Tuesday, October 19, 2010

World of Coca-Cola: All You Can Drink

World of Coca-Cola
World of Coca-Cola
The World of Coca-Cola is aptly named. As the world's most popular soft drink, the museum shares the how, when and where Coke arrived on the global scene and its place in today's society. It also delves into the "why" Coke is such a popular beverage and share a little about Coke's worldwide community outreach.

Welcoming visitors and locals alike is a bronze statue of John S. Pemberton—the creator of the original Coca-Cola formula. Relocated in 2007, the world of Coca-Cola is nestled between Georgia Aquarium and Imagine It! at the southern tip of Pemberton Place, a 20-acre park in downtown Atlanta created by The Coca-Cola Company.
Arriving guests are invited to join together in the Main Lobby for a brief introduction to what promises to be an exciting adventure. While waiting, briefly, for entry into the museum, a photographer is on hand to create souvenir photos (one of many opportunities during a visit) and a docent begins telling the story of Coca-Cola, noting artifacts in the Lobby.
Coca-Cola Loft
Coca-Cola Loft
In the Coca-Cola Loft, the next stop on the tour, visitors are given a brief introduction as to what to expect on the day's journey. A docent shares information about the Loft's collection of artifacts—some of Coke's oldest and most valuable. And the room is filled with more Coca-Cola signs than there are billboards in Atlanta, or so it seems.
I was already liking that entry into the museum is timed, thus allowing for a more leisurely, pleasant exploration experience.
The Happiness Factory Theater is a seated film presentation (the kids are going to love this one) that explores the "magic" that goes into every bottle of Coke. Highly entertaining and a little goofy, I enjoyed that the voices in this animated short included accents from around the world.
Following the brief film, we were granted access into the two-story heart of the World of Coca-Cola called "The Hub." From there we would be on our own to explore the remainder of the museum.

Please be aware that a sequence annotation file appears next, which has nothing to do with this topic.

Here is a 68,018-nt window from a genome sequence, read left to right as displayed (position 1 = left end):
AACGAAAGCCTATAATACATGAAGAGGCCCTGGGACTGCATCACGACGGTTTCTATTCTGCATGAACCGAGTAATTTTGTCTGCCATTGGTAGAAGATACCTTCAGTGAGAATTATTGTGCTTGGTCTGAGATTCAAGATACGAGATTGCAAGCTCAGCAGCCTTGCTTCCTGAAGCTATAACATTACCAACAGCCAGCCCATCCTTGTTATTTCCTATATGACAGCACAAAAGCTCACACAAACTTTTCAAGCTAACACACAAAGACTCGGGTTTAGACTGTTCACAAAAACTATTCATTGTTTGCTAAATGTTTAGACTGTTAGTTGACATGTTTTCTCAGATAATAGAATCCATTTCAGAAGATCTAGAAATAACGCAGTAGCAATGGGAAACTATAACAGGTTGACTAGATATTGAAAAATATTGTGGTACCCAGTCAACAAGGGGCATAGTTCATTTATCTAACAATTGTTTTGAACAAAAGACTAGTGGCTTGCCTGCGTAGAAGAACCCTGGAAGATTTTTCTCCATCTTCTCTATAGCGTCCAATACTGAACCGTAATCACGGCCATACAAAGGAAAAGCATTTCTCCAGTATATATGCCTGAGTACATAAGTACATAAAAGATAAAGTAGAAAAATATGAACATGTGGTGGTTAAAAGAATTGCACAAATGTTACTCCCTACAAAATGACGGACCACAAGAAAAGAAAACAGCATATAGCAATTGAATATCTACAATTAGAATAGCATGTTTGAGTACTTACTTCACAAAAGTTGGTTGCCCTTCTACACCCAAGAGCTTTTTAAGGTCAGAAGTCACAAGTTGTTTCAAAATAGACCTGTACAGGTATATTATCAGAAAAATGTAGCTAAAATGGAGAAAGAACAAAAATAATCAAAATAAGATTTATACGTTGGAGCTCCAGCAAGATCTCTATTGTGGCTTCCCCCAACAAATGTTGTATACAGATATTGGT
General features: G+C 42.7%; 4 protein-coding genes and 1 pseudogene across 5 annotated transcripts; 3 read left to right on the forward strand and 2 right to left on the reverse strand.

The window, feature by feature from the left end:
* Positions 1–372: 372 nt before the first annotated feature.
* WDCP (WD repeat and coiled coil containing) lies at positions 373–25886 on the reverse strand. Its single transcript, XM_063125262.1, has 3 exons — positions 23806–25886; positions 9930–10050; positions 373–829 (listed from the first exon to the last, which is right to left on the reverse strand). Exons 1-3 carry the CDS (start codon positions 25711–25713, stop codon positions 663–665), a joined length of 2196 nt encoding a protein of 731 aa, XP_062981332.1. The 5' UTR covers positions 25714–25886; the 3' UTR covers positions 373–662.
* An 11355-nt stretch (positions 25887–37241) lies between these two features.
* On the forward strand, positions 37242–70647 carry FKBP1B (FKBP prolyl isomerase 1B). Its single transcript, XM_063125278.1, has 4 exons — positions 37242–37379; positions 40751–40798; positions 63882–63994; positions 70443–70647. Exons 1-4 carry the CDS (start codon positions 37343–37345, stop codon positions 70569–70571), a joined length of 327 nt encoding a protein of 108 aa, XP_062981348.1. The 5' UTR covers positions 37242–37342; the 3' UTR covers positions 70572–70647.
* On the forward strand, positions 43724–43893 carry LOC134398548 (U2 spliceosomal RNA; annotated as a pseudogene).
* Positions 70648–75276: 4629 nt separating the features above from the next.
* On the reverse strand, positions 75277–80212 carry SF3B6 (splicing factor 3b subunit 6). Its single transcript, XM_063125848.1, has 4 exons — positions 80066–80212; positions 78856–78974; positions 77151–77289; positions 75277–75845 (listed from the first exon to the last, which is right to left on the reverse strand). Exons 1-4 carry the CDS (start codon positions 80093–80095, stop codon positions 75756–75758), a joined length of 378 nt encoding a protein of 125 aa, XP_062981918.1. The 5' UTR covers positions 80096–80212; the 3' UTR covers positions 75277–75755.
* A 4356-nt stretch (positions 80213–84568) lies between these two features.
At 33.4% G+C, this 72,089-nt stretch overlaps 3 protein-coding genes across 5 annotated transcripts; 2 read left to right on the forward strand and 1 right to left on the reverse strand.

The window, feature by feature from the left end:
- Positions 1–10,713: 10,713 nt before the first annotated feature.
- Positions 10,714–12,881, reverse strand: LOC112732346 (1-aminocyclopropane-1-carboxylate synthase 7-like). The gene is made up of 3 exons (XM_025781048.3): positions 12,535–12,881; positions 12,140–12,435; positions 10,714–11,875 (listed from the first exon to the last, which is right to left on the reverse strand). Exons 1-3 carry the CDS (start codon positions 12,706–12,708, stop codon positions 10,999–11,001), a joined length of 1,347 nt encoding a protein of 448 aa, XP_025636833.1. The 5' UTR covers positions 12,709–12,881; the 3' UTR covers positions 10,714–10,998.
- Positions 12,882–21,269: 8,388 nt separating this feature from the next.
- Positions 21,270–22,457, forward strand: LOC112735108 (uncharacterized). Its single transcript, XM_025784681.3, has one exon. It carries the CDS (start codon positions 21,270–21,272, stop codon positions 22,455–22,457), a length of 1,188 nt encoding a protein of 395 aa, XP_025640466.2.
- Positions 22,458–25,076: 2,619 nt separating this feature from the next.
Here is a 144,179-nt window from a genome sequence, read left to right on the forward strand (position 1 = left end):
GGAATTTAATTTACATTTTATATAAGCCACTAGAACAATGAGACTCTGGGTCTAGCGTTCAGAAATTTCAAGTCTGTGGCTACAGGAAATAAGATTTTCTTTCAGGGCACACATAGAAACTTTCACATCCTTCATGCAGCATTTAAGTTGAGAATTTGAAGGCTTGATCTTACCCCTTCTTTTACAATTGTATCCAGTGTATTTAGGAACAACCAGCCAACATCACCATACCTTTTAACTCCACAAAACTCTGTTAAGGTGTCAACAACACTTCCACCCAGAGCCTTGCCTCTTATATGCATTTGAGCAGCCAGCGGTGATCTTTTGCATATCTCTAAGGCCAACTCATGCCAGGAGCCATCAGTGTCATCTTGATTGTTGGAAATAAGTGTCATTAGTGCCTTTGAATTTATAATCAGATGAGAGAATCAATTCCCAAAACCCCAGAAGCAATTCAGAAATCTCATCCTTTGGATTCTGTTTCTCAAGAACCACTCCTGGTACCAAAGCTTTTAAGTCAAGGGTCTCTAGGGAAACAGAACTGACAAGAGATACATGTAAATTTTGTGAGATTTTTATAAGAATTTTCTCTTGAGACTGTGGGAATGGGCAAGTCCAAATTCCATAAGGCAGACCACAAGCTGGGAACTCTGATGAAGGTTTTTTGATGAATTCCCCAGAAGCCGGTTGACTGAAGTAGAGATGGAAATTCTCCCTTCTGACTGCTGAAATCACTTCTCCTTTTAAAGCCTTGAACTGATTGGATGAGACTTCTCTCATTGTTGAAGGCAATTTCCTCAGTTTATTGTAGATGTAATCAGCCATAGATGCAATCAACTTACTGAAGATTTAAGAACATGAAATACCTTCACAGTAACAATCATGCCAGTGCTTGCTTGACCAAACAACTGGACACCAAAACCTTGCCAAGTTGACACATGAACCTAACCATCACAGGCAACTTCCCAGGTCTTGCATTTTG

One of the best recognized icons in Coca-Cola advertising is the Coca-Cola Polar Bear. Well, guess who was in The Hub for photo ops? That’s right! The Coca-Cola Polar Bear, and not the stuffed teddy bear size…I’m talking about a seven-foot tower of plush, white, furry fun. The kids loved him, especially the younger teens. At one point there was even a friendly cat-and-mouse chase between the Bear and a couple of the kids.
On the north side of The Hub is the Coca-Cola Connections exhibit. It consists of several interactive stations that let one explore the global connections that Coke creates.
The "Bottle Works" exhibit is a real bottling center! The slowest (for demonstration purposes) bottling system in the world we were told. Seeing the automation of the bottling process has a pretty high cool-factor and there are ample plaques to explain what one is seeing along the viewing path.
Coca-Cola delivery truck from Argentina
Delivery Truck,
Milestones of Refreshment is an exhibit of pure history and a great opportunity to see the roots of Coke. Coca-Cola started with a single formula and today the company produces more than 450 brands in approximately 200 countries around the world.